Trailblazing e-businesses, convenient technologies and the COVID-19 pandemic have sparked a global surge in online B2B and B2C sales. How do distributors remain relevant in these chaotic times? This article examines the key challenges for distributors and explains how a Product Information Management (PIM) solution can help them to adapt — and thrive.
Old Ways on the Way Out
For distributors, the good old days of door-to-door selling are vanishing. First websites created a new channel called ecommerce. As customers adopted ordering from the desktop, along came mobile devices — cell phones and tablets — and the birth of ecommerce apps specifically tailored for them. With each new gadget, customers demanded the same access to their favorite brands.
Distributors know too well just how daunting the landscape is. The biggest players play hard: In November 2020, Home Depot announced a major initiative to expand in the MRO ecommerce space, capped by its $8 billion acquisition of online distributor HD Supply Holdings. This marriage of a major big box chain with a Top Ten industrial distributor further complicates the scene for smaller B2B distributors.
The arrival of marketplaces such as Amazon changed the game significantly, too. These online “virtual stores” brought sourcing power, high-quality content, ease of use and exceptional delivery to lure customers away from their old favorites. Today Amazon is the gold standard by which the rest of the ecommerce world is measured.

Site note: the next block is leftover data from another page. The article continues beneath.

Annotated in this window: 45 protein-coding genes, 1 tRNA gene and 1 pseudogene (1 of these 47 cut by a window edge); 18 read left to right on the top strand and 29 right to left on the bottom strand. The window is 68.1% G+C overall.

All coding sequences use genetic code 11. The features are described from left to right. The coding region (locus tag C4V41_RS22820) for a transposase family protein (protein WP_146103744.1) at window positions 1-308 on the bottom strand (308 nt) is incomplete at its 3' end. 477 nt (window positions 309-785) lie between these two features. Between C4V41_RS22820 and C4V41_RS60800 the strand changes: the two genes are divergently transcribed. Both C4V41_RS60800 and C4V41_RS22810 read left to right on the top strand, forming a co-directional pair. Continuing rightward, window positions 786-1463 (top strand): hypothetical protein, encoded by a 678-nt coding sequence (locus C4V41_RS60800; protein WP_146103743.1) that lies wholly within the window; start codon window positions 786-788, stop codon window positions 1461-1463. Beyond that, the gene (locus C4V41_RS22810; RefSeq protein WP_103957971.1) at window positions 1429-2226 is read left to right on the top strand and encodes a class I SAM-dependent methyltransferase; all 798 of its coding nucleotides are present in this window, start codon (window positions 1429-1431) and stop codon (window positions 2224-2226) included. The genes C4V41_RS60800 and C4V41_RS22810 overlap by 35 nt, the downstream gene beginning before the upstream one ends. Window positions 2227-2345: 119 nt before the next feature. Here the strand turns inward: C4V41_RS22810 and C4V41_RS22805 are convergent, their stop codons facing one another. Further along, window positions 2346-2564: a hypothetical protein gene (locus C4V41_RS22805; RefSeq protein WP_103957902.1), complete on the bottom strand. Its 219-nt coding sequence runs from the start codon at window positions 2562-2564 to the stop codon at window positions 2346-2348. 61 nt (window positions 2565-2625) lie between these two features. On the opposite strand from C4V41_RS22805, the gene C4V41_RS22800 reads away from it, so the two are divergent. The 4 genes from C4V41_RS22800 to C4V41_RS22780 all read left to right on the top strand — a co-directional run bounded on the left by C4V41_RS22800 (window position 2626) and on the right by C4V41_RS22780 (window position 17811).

And then, earlier this year, the pandemic literally shut down the planet for a short time. Countless businesses shuttered, millions of workers were stuck at home and market segments were tossed upside down. But life had to go on. Consumers and companies needed products. Agile businesses ramped up their online capabilities to meet these demands. While industries like Travel have yet to recover, Supermarkets countered the drop in store traffic by expanding online ordering and adding delivery service and curbside pickup. Many B2B companies pivoted their sales teams to encourage customers to order via their website or marketplace store.
Measuring Ecommerce Growth
Data shows the growth and impact of digital sales for distributors:
- In 2019, 17% of all distributor sales ($957 billion of $6 trillion) came from an online ecommerce or marketplace site. Trends indicate that online distributor sales could crack the 20% threshold in 2021.
- Yet 53% of all distributor sales are still done manually via paper, fax, email or telephone. This means that tremendous opportunities remain for distributors to adopt digital strategies.
Digital growth is not limited to the United States and Europe. Last year’s global retail ecommerce sales boom (up 21% from 2018) was led by Mexico (35%), India (32%), The Philippines (31%) and China (27%). Canada came in seventh at 21%.
The Automotive Aftermarket Example
The global automotive aftermarket illustrates the dramatic jump in digital sales both in dollars and as a percentage of total sales. About 75% of aftermarket products are MRO replacement parts, tires, brakes, engine components and body parts. Customers include both professionals and do-it-yourselfers.